Dante’s Creative Personality and Wayne McGregor’s Ballet, The Dante Project (2021)

By Elena Vassilieva

“L’amor che move il sole e l’altre stelle.” – Dante. On the photo: Edward Watson after his glorious performance. The image was taken by E.V. during the livestream from the Royal Opera House on 20 December 2021, © The ROH.

In 2014 Wayne McGregor turned to Thomas Adès, kindly asking him to write music for his new ballet. The British composer, haunted since childhood by the prodigious gruesomeness of the Divine Comedy’s imagery, must have thought then that it was his best chance to get rid of the fright he had acquired from reading the great poem in the young age, but also to bury those striking impressions inside the score for McGregor’s three-act ballet. He also must have believed that, after 30 years of creating “the poetry of the foot,”* the world-renowned choreographer wouldn’t fail to do justice to Dante who died on 14 September 1321. Adès’ logic didn’t mislead him, as Wayne McGregor had also been very much impressed by Dante’s poem, although it wasn’t the fright that moved him most deeply, but the beauty of Dante’s poetical word, which he initially feared not to be able to translate into the language of dance, but that natural fear lived one moment only; Dante’s overwhelming aesthetics and his creative genius commanded every single dance move in the new ballet triumphantly, leaving no trace of that conundrum the choreographer had in the very beginning.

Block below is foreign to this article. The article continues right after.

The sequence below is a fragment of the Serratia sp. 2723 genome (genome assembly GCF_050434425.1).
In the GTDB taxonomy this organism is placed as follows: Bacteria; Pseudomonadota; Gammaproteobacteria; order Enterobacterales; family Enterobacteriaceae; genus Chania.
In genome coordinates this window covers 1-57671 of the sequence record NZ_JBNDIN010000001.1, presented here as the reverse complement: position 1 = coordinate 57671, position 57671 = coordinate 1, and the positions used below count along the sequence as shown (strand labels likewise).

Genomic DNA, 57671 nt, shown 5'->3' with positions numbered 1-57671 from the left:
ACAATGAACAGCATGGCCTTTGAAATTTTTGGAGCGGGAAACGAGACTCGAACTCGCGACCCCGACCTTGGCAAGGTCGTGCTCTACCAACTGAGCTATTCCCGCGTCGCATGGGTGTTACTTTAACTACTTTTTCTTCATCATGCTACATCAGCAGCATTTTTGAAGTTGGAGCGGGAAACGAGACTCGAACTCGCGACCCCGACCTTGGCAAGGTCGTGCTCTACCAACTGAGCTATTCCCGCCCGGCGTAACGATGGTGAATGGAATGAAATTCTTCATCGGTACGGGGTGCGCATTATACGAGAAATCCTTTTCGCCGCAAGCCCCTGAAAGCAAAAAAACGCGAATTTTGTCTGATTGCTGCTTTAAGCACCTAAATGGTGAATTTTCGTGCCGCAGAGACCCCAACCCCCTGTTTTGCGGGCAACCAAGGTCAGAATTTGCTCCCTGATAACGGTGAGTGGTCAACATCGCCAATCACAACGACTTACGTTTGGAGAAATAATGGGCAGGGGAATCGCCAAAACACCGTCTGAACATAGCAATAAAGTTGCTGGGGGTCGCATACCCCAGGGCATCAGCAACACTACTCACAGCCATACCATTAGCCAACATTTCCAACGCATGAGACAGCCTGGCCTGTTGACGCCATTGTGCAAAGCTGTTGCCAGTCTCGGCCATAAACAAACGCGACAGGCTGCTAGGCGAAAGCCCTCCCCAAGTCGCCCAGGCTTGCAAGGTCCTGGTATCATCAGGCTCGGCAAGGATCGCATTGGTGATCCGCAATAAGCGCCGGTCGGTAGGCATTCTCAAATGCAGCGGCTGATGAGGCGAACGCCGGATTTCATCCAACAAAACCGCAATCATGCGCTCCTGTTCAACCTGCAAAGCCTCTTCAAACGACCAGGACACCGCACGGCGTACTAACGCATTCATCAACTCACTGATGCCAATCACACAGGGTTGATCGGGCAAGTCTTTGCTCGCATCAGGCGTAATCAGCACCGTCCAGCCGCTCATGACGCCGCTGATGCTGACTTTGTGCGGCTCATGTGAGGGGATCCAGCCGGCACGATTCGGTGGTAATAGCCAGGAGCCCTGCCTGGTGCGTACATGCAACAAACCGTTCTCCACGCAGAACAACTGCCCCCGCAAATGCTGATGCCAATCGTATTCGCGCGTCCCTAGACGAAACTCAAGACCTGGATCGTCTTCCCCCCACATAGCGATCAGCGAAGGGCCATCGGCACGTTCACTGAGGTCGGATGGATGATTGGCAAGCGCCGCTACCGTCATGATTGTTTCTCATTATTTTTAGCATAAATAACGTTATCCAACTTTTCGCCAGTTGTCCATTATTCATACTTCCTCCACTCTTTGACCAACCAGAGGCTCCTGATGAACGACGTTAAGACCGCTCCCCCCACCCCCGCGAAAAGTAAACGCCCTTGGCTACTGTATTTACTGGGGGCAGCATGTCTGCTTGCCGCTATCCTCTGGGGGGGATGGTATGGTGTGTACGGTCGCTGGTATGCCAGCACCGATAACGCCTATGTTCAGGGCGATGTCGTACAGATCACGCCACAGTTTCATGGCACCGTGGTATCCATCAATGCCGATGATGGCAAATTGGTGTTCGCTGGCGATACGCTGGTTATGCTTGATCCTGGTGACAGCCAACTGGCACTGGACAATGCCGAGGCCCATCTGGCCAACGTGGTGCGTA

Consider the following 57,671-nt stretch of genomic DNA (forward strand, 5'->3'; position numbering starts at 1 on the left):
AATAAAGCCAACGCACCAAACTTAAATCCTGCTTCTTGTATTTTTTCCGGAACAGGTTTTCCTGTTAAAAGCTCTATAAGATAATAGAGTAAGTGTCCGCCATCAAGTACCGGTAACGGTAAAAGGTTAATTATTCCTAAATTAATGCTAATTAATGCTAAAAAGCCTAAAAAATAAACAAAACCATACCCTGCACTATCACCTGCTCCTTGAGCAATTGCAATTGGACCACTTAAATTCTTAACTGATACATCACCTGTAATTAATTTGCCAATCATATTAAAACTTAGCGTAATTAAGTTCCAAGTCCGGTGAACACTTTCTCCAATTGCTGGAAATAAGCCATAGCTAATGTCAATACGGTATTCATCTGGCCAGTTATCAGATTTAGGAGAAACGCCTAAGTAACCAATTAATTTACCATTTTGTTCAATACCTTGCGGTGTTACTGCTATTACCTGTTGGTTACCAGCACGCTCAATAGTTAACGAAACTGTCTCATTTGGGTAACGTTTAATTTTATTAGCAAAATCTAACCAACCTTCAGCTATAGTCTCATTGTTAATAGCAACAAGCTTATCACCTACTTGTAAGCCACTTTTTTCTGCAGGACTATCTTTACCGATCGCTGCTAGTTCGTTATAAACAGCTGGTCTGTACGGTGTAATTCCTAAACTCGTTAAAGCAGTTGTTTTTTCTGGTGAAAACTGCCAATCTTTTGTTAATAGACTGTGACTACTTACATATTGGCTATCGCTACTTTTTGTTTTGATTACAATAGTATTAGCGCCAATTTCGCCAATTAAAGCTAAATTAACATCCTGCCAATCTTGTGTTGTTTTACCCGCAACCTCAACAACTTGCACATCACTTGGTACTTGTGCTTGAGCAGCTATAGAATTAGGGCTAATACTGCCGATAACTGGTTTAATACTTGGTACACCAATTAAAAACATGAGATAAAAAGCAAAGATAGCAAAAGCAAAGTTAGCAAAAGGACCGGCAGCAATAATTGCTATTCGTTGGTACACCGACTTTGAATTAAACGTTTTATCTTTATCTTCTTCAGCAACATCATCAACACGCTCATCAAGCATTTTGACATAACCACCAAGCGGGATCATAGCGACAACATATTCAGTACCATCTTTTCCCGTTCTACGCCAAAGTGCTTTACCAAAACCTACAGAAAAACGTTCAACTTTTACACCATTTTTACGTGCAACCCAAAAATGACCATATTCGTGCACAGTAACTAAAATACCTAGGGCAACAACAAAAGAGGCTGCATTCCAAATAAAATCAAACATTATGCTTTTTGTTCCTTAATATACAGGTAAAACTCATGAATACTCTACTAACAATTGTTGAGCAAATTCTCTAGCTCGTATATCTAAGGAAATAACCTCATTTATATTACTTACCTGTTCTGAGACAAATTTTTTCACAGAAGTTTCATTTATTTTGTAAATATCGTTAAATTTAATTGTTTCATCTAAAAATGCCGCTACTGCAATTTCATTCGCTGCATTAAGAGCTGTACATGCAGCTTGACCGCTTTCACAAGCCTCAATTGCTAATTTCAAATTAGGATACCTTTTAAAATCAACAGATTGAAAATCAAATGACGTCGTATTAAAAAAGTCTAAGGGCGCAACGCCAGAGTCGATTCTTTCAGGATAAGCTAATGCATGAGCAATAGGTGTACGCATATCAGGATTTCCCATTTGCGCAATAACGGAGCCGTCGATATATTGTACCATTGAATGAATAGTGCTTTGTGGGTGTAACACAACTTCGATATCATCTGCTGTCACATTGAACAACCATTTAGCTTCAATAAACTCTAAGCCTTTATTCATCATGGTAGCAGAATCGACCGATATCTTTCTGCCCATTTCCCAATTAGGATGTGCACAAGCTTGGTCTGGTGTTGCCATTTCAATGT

There are others beside Wayne McGregor and Thomas Adès who are pivotal in the creation of the ballet: Tacita Dean was appointed as a set and costume designer, Lucy Carter and her assistant, Simon Bennison, as light designers, Uzma Hameed as a dramaturg, McGregor’s all-time collaborators. The ballet, somewhat drily called The Dante Project, a co-production with the Paris Opera Ballet (L.A. Philharmonic, a co-commissioner of Adès’ score), premiered on 14 October 2021 and was generously shown by the Royal Opera House to the audiences across the globe in December 2021. The world premiere was a very special and memorable event for several reasons. Firstly, the ballet lovers had already been aware of the tremendous success of the Inferno, performed by the Royal Ballet in July of 2019 in Los Angeles, and were eager to see all three parts of the new work, especially after the pandemic interruption. Secondly, the tragic consequences of the pandemic reminded us harshly how thin the line between life and death is, in fact, and how important it is, as was the case in the Classical Antiquity and then especially in the Middle Ages, not to forget the motto, memento mori, and do the right thing while here on Earth. Thirdly, it was an immensely courageous and significant most recent artistic creation that commemorated 7th centennial of Dante’s death.